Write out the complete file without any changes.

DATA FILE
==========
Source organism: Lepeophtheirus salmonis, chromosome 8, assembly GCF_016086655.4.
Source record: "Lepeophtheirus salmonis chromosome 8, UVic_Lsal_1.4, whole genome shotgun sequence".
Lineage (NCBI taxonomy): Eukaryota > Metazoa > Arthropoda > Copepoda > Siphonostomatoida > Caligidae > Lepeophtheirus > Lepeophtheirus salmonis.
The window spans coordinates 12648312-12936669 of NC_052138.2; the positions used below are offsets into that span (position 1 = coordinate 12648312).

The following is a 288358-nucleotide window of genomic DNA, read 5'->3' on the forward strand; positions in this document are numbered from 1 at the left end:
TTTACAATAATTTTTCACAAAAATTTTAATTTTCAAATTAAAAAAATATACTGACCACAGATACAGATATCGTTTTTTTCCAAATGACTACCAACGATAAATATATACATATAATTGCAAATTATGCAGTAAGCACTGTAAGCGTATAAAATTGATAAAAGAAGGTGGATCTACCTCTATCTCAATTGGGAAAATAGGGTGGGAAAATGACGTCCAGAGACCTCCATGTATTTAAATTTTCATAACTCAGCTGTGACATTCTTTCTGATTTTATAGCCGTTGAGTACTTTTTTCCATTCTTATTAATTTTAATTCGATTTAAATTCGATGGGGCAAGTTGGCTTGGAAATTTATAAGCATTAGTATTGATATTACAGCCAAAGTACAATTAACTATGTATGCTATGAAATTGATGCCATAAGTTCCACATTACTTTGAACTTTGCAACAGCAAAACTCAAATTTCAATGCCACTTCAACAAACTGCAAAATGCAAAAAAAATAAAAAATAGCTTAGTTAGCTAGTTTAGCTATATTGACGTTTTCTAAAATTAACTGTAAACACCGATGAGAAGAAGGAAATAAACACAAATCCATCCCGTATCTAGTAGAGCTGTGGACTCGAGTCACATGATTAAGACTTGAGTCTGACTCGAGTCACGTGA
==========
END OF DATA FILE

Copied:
Source organism: Lepeophtheirus salmonis, chromosome 8, assembly GCF_016086655.4.
Source record: "Lepeophtheirus salmonis chromosome 8, UVic_Lsal_1.4, whole genome shotgun sequence".
Lineage (NCBI taxonomy): Eukaryota > Metazoa > Arthropoda > Copepoda > Siphonostomatoida > Caligidae > Lepeophtheirus > Lepeophtheirus salmonis.
The window spans coordinates 12648312-12936669 of NC_052138.2; the positions used below are offsets into that span (position 1 = coordinate 12648312).

The following is a 288358-nucleotide window of genomic DNA, read 5'->3' on the forward strand; positions in this document are numbered from 1 at the left end:
TTTACAATAATTTTTCACAAAAATTTTAATTTTCAAATTAAAAAAATATACTGACCACAGATACAGATATCGTTTTTTTCCAAATGACTACCAACGATAAATATATACATATAATTGCAAATTATGCAGTAAGCACTGTAAGCGTATAAAATTGATAAAAGAAGGTGGATCTACCTCTATCTCAATTGGGAAAATAGGGTGGGAAAATGACGTCCAGAGACCTCCATGTATTTAAATTTTCATAACTCAGCTGTGACATTCTTTCTGATTTTATAGCCGTTGAGTACTTTTTTCCATTCTTATTAATTTTAATTCGATTTAAATTCGATGGGGCAAGTTGGCTTGGAAATTTATAAGCATTAGTATTGATATTACAGCCAAAGTACAATTAACTATGTATGCTATGAAATTGATGCCATAAGTTCCACATTACTTTGAACTTTGCAACAGCAAAACTCAAATTTCAATGCCACTTCAACAAACTGCAAAATGCAAAAAAAATAAAAAATAGCTTAGTTAGCTAGTTTAGCTATATTGACGTTTTCTAAAATTAACTGTAAACACCGATGAGAAGAAGGAAATAAACACAAATCCATCCCGTATCTAGTAGAGCTGTGGACTCGAGTCACATGATTAAGACTTGAGTCTGACTCGAGTCACGTGA